Friday, 17 September 2010 00:00
Fortunately, Hurricane Earl veered away from our shores and his damage was contained mainly to Long Island’s fragile beaches. Yet when he passed, those of us working in emergency services all wiped our brows and collectively let out a sigh of relief—because if this storm had veered only a few degrees to the west, Long Island would have felt its fury.
Sadly, most Long Islanders would not have been prepared for a direct hit. Many don’t believe a hurricane will ever come and others have forgotten just how bad it can get when one does. At the American Red Cross though, we know better. During the summer of 2007, we, the Nassau and Suffolk County Red Cross Chapters, re-examined our sheltering plan and identified 50 locations that could serve as evacuation centers. Working with state and local officials, we then pre-positioned the cots, blankets and other supplies we would need at these locations—greatly reducing the time it would take to open shelters if ever needed. And we’ve drilled, constantly, to make sure the plan will work.
So, as the clock began ticking with Hurricane Earl, we called our volunteers and partners and placed them on alert. We sent representatives to the emergency operation centers that were opened by both Nassau and Suffolk County’s Offices of Emergency Management. Working with the other Red Cross chapters in Metropolitan New York, we identified our needs and gaps were filled. Our National Red Cross helped by sending in additional communication assets and volunteers—and had an army of equipment and volunteers ready to move in if necessary. We joined together and quickly setup operations in a centralized location. A shelter was opened in Montauk and then we watched and waited. Ultimately we weren’t needed—but we were definitely ready.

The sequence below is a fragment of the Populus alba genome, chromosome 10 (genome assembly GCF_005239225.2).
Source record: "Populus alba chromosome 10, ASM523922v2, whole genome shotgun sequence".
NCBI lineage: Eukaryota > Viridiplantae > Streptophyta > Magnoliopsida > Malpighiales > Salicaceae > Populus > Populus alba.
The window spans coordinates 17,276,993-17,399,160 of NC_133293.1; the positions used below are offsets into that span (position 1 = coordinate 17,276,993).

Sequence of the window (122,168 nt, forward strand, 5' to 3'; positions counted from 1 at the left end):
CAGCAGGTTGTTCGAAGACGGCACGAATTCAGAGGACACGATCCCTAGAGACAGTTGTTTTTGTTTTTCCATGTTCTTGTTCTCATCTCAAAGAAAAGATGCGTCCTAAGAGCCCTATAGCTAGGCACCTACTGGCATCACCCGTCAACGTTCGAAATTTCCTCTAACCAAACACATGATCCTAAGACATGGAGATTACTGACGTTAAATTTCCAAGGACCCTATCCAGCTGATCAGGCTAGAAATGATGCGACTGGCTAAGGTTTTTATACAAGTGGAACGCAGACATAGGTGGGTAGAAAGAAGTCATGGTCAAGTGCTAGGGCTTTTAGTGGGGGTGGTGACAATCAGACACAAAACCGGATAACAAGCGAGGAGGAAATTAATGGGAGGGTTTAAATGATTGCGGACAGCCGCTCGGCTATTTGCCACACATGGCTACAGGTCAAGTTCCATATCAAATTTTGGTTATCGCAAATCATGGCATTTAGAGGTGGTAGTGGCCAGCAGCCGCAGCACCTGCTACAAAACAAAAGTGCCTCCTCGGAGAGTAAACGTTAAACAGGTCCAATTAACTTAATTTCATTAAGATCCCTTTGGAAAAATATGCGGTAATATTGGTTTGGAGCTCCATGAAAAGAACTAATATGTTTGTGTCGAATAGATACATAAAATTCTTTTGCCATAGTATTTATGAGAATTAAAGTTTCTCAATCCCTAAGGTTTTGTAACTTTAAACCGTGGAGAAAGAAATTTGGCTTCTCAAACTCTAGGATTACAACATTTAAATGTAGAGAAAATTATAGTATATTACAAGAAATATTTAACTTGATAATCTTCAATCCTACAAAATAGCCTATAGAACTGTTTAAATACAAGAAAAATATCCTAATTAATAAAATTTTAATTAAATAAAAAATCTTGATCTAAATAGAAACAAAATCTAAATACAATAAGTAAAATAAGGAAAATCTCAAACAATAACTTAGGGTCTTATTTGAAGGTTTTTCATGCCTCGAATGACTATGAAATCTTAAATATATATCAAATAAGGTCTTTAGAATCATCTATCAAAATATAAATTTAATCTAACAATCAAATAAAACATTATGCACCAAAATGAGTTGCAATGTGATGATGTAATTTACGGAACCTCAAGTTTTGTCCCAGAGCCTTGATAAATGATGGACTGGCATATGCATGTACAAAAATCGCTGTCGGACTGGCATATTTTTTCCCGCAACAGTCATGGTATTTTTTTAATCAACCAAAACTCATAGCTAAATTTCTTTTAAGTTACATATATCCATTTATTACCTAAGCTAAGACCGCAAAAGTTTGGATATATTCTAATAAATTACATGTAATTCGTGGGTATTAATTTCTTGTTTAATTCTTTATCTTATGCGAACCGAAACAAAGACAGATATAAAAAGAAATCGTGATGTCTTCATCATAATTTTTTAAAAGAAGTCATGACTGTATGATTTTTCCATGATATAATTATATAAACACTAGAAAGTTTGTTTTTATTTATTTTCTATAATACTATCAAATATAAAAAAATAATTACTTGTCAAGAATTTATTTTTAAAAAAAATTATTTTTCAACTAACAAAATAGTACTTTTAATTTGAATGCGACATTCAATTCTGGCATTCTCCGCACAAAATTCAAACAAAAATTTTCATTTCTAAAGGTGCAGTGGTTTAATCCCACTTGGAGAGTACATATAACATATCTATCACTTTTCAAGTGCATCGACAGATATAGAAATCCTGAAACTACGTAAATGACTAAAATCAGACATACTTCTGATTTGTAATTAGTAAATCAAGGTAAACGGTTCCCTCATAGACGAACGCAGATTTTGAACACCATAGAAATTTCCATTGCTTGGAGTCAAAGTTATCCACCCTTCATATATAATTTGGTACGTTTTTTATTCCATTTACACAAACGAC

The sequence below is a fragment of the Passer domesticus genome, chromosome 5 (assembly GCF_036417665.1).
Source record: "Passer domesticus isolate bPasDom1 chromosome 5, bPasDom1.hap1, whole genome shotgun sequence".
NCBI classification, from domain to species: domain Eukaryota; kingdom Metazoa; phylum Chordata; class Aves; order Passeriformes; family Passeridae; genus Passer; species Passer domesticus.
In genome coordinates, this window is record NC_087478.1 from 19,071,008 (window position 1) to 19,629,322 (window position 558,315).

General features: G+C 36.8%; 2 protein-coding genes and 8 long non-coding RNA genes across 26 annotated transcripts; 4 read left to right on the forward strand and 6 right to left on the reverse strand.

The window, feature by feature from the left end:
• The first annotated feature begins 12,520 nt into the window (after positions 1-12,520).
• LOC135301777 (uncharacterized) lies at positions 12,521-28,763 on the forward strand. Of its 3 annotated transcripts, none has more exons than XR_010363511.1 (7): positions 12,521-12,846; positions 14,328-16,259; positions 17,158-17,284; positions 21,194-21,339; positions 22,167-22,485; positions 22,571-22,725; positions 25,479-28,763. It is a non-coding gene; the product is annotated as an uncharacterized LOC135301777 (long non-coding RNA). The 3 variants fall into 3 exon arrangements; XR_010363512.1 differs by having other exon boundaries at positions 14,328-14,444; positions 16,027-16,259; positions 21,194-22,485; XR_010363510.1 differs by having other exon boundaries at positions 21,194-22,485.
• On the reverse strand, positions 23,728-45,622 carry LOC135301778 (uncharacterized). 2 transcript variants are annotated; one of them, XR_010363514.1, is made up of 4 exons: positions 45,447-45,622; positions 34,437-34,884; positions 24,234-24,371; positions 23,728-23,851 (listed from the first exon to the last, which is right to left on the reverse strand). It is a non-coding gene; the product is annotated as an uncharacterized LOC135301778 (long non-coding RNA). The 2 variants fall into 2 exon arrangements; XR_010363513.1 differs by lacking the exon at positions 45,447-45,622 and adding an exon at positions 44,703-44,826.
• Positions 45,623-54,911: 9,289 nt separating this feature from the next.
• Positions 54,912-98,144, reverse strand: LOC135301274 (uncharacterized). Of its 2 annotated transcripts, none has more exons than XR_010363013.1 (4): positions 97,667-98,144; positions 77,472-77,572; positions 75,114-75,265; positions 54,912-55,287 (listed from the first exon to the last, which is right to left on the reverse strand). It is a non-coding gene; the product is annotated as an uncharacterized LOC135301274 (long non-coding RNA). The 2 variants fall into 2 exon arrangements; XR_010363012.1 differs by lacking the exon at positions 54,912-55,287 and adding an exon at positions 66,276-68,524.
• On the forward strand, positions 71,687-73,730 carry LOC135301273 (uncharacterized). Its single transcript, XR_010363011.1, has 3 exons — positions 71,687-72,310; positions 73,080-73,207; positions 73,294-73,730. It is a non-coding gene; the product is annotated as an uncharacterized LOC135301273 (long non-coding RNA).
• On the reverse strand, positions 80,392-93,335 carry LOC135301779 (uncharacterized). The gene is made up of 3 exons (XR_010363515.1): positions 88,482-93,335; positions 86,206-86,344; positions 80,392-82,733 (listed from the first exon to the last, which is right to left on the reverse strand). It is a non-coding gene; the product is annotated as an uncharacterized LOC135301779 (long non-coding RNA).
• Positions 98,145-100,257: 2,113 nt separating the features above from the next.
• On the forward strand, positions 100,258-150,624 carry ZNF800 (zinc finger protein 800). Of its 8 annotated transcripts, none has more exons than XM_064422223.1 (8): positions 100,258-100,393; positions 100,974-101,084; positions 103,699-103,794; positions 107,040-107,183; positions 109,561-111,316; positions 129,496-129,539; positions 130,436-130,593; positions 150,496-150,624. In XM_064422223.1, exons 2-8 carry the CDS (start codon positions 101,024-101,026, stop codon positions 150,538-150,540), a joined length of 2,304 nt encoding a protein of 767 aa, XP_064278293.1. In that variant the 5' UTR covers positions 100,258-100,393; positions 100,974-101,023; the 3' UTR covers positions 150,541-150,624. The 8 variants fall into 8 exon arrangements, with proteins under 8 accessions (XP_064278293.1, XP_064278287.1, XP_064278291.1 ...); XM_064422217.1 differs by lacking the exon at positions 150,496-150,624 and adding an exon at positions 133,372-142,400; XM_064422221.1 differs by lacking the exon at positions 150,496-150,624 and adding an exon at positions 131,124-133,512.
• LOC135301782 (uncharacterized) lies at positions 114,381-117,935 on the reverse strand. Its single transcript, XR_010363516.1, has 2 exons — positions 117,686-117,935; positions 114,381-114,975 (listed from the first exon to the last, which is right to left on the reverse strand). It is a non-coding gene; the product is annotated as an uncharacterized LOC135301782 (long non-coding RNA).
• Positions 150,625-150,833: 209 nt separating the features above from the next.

Besides ramping up for potentially large disasters, Long Islanders should be aware that their local Red Cross chapters respond to literally hundreds of local disasters every year. Now, these events are mostly single family house fires but for a family that has lost everything it is just as devastating. Red Cross volunteers and equipment respond anytime of the day or night, in any kind of weather, to offer safe shelter, food, clothing and emotional support to victims while providing canteen services to the first responders.
It is important that Long Islanders realize that unlike many other important community-based organizations, that often offer duplicate services, there is no other organization tasked with the mission of the American Red Cross—providing relief to victims of disasters and helping people prevent, prepare for and respond to emergencies. Unlike any other nonprofit, we are chartered by Congress to perform these tasks, yet are not funded by them to do so. Rather, it is through the generosity of the American public that we are able to respond. So, whether it is down the street, across the nation or around the world—ultimately, the Red Cross response begins with you!
Chief Executive Officer
American Red Cross in Nassau County